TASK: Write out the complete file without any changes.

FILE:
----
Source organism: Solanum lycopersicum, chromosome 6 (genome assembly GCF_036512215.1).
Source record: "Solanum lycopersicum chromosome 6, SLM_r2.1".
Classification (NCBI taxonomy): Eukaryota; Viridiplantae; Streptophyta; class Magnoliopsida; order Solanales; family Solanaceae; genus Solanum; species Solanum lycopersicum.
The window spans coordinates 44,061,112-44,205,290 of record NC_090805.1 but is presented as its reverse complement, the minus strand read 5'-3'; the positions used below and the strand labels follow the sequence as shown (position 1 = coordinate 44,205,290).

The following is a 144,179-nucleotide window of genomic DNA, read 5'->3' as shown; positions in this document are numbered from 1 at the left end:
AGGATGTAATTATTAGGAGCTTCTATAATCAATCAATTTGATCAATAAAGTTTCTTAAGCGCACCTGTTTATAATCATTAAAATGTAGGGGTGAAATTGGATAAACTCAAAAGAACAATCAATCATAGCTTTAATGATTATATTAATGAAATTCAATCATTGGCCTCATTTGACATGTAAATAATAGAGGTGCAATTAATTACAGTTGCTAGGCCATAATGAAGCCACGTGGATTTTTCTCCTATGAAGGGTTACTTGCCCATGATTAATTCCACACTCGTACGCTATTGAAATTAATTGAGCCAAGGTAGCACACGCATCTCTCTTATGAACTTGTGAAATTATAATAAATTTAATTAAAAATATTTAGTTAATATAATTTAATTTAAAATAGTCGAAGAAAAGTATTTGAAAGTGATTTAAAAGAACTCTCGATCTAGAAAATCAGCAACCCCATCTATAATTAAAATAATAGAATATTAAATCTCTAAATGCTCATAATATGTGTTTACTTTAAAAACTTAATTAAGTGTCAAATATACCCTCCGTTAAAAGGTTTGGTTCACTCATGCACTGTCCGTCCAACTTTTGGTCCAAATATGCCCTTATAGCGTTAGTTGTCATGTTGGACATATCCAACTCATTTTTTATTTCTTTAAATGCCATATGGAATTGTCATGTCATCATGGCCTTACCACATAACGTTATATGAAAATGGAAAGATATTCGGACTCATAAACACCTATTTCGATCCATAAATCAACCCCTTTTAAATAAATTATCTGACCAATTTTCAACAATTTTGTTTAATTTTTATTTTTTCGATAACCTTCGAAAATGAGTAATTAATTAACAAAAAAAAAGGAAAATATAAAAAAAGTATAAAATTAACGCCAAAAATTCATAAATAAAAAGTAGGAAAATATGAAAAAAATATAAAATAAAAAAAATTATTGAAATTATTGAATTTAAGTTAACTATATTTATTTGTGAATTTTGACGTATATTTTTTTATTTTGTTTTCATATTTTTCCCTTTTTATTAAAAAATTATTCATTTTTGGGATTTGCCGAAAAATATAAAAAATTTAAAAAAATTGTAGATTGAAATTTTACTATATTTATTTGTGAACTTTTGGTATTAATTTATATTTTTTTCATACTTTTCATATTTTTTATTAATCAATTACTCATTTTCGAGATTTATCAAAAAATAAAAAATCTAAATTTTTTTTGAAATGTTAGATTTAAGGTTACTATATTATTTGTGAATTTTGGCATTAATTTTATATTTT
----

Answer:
Source organism: Solanum lycopersicum, chromosome 6 (genome assembly GCF_036512215.1).
Source record: "Solanum lycopersicum chromosome 6, SLM_r2.1".
Classification (NCBI taxonomy): Eukaryota; Viridiplantae; Streptophyta; class Magnoliopsida; order Solanales; family Solanaceae; genus Solanum; species Solanum lycopersicum.
The window spans coordinates 44,061,112-44,205,290 of record NC_090805.1 but is presented as its reverse complement, the minus strand read 5'-3'; the positions used below and the strand labels follow the sequence as shown (position 1 = coordinate 44,205,290).

The following is a 144,179-nucleotide window of genomic DNA, read 5'->3' as shown; positions in this document are numbered from 1 at the left end:
AGGATGTAATTATTAGGAGCTTCTATAATCAATCAATTTGATCAATAAAGTTTCTTAAGCGCACCTGTTTATAATCATTAAAATGTAGGGGTGAAATTGGATAAACTCAAAAGAACAATCAATCATAGCTTTAATGATTATATTAATGAAATTCAATCATTGGCCTCATTTGACATGTAAATAATAGAGGTGCAATTAATTACAGTTGCTAGGCCATAATGAAGCCACGTGGATTTTTCTCCTATGAAGGGTTACTTGCCCATGATTAATTCCACACTCGTACGCTATTGAAATTAATTGAGCCAAGGTAGCACACGCATCTCTCTTATGAACTTGTGAAATTATAATAAATTTAATTAAAAATATTTAGTTAATATAATTTAATTTAAAATAGTCGAAGAAAAGTATTTGAAAGTGATTTAAAAGAACTCTCGATCTAGAAAATCAGCAACCCCATCTATAATTAAAATAATAGAATATTAAATCTCTAAATGCTCATAATATGTGTTTACTTTAAAAACTTAATTAAGTGTCAAATATACCCTCCGTTAAAAGGTTTGGTTCACTCATGCACTGTCCGTCCAACTTTTGGTCCAAATATGCCCTTATAGCGTTAGTTGTCATGTTGGACATATCCAACTCATTTTTTATTTCTTTAAATGCCATATGGAATTGTCATGTCATCATGGCCTTACCACATAACGTTATATGAAAATGGAAAGATATTCGGACTCATAAACACCTATTTCGATCCATAAATCAACCCCTTTTAAATAAATTATCTGACCAATTTTCAACAATTTTGTTTAATTTTTATTTTTTCGATAACCTTCGAAAATGAGTAATTAATTAACAAAAAAAAAGGAAAATATAAAAAAAGTATAAAATTAACGCCAAAAATTCATAAATAAAAAGTAGGAAAATATGAAAAAAATATAAAATAAAAAAAATTATTGAAATTATTGAATTTAAGTTAACTATATTTATTTGTGAATTTTGACGTATATTTTTTTATTTTGTTTTCATATTTTTCCCTTTTTATTAAAAAATTATTCATTTTTGGGATTTGCCGAAAAATATAAAAAATTTAAAAAAATTGTAGATTGAAATTTTACTATATTTATTTGTGAACTTTTGGTATTAATTTATATTTTTTTCATACTTTTCATATTTTTTATTAATCAATTACTCATTTTCGAGATTTATCAAAAAATAAAAAATCTAAATTTTTTTTGAAATGTTAGATTTAAGGTTACTATATTATTTGTGAATTTTGGCATTAATTTTATATTTT